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This book explores how different publics make sense of and evaluate anti-terrorism powers within the UK, and the implications of this for citizenship and security.

Since 9/11, the UK’s anti-terrorism framework has undergone dramatic changes, including with the introduction of numerous new pieces of legislation. Drawing on primary empirical research, this book examines the impact of these changes on security and citizenship, as perceived by citizens themselves. We examine such impacts on different communities within the UK, and find that generally, whilst white individuals were not unconcerned about the effects of anti-terrorism, ethnic minority citizens (and not Muslim communities alone) believe that anti-terrorism measures have had a direct, negative impact on various dimensions of their citizenship and security.

This book thus offers the first systematic engagement with ‘vernacular’ or ‘everyday’ understandings of anti-terrorism policy, citizenship and security. Beyond an empirical analysis of citizen attitudes, it argues that while transformations in anti-terrorism frameworks impact on public experiences of security and citizenship, they do not do so in a uniform, homogeneous, or predictable manner. At the same time, public understandings and expectations of security and citizenship themselves shape how developments in anti-terrorism frameworks are discussed and evaluated. The relationships between these phenomenon, in other words, are both multiple and co-constitutive. By detailing these findings, this book adds depth and complexity to existing studies of the impact of anti-terrorism powers.

The book will be of interest to a wide range of academic disciplines including Political Science, International Relations, Security Studies and Sociology.

(frequently) variable ways (see also Jarvis and Lister 2015a ). In order to assess these impacts upon security and citizenship more specifically, this chapter offers a brief overview of our own approach to these complex and contested concepts. We begin by exploring how recent scholarship on security has sought, first, to escape the state-centrism of earlier work in this area and, second, to examine the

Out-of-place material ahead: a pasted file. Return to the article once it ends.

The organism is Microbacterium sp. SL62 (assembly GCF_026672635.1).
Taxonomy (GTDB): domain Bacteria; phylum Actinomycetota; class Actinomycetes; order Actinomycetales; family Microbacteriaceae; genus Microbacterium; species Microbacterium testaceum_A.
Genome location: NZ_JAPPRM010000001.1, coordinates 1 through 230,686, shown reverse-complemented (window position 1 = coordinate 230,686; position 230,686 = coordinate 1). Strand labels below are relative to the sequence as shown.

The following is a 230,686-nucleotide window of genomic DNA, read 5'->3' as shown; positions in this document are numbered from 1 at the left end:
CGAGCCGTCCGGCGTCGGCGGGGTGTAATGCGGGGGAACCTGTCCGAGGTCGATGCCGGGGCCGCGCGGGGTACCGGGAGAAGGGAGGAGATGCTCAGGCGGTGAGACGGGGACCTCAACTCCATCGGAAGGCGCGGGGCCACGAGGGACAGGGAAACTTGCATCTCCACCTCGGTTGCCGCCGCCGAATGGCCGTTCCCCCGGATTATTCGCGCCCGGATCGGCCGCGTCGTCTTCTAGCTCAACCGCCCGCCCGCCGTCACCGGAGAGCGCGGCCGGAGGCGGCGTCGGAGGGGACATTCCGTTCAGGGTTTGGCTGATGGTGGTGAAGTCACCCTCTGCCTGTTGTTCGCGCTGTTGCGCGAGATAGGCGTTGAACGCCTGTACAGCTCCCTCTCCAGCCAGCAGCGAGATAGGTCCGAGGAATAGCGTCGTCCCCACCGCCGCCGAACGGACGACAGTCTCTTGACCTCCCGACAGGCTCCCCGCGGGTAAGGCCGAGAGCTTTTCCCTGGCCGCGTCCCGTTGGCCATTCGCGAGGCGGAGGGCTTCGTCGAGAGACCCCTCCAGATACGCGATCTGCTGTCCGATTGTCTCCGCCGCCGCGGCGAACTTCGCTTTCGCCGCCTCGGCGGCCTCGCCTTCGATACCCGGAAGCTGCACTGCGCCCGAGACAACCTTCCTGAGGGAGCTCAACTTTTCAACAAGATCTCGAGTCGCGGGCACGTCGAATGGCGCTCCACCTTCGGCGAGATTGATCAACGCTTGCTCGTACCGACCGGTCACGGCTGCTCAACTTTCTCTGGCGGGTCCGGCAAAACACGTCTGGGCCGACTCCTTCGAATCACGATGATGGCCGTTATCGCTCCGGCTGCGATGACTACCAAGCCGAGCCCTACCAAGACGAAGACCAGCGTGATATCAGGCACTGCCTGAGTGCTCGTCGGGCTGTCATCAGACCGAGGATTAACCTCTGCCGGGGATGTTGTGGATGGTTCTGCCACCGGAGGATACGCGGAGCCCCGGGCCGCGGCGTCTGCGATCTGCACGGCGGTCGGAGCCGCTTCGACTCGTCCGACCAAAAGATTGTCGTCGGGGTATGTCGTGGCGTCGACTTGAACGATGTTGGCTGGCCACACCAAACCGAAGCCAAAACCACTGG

in Anti-terrorism, citizenship and security

This chapter follows the previous discussion of public evaluations of anti-terrorism powers by examining the impact thereof on citizens and citizenship more specifically. Two main findings from our research are discussed. First, that anti-terrorism powers have impacted – variably – on four key aspects of citizenship: rights, participation, identity and duties. As

in Anti-terrorism, citizenship and security

In preceding chapters, we explored the different ways in which citizens conceive of security and insecurity, and the ways in which anti-terrorism powers are interpreted and evaluated by UK publics, including in relation to their impacts on aspects of citizenship. In this chapter, we now bring these analyses together, examining the relationship between conceptions or

in Anti-terrorism, citizenship and security
Abstract only

; Sivanandan 2006 ; Waldron 2003 ) have pointed, in contrast, to the pernicious implications of such measures for fundamental principles of democratic life, decrying those agitating for their sacrifice in a misguided quest for greater security. Why citizenship? Why security? For a book concerned with the development and experience of anti

in Anti-terrorism, citizenship and security
Abstract only

At the book’s outset, we identified four research questions underpinning our exploration of anti-terrorism powers, citizenship and security in the United Kingdom. First, how are contemporary anti-terrorism powers understood, assessed and discussed by different publics across the UK? Second, how do anti-terrorism powers affect the experience of citizenship within the UK

in Anti-terrorism, citizenship and security
Anti-terrorism powers and vernacular (in)securities

The two preceding chapters focused on public understandings of anti-terrorism policy and the implications of these for the status and practice of citizenship. As we saw, and perhaps as we might expect, there is no unidirectional relationship between these entities. While many people in the UK feel that their experience of citizenship has been adversely affected by developments

in Anti-terrorism, citizenship and security

, presents scope for exploring changes in practices and experiences of citizenship. This, we suggested, becomes especially significant if we approach citizenship as a performative, lived phenomenon rather than solely a formal legal status. In this chapter we begin our attempt to explore these dynamics, by setting out the diversity of perspectives we encountered in relation to the UK

in Anti-terrorism, citizenship and security
Historical trends and contemporary issues

citizenship. It is, though, briefly worth noting two arguments about the UK’s post-9/11 measures, to which we return in greater detail below. First, as Walker ( 2002 ) argues, the very existence of so much legislation should itself be seen as some form of failure. As he suggests, one of the aims of the 2000 Terrorism Act was to put UK anti-terrorism law on a permanent, stable, footing. That such a significant

in Anti-terrorism, citizenship and security

differentiated legal form (referred to by Marx as the commodity form;20 Menke, by contrast, melds the legal subject to the subject of the homo politicus, to the political community: legal equality and the political equality of the citizens, he argues, are interdependent. Yet this conjunction between law and political equality of the citizens is hard to reconcile with the reality of the social creation of law. If, on the one hand, what Menke conceives as citizenship or membership of a polity is a purely formal determination, any contractual relationship is necessarily at once

in Law and violence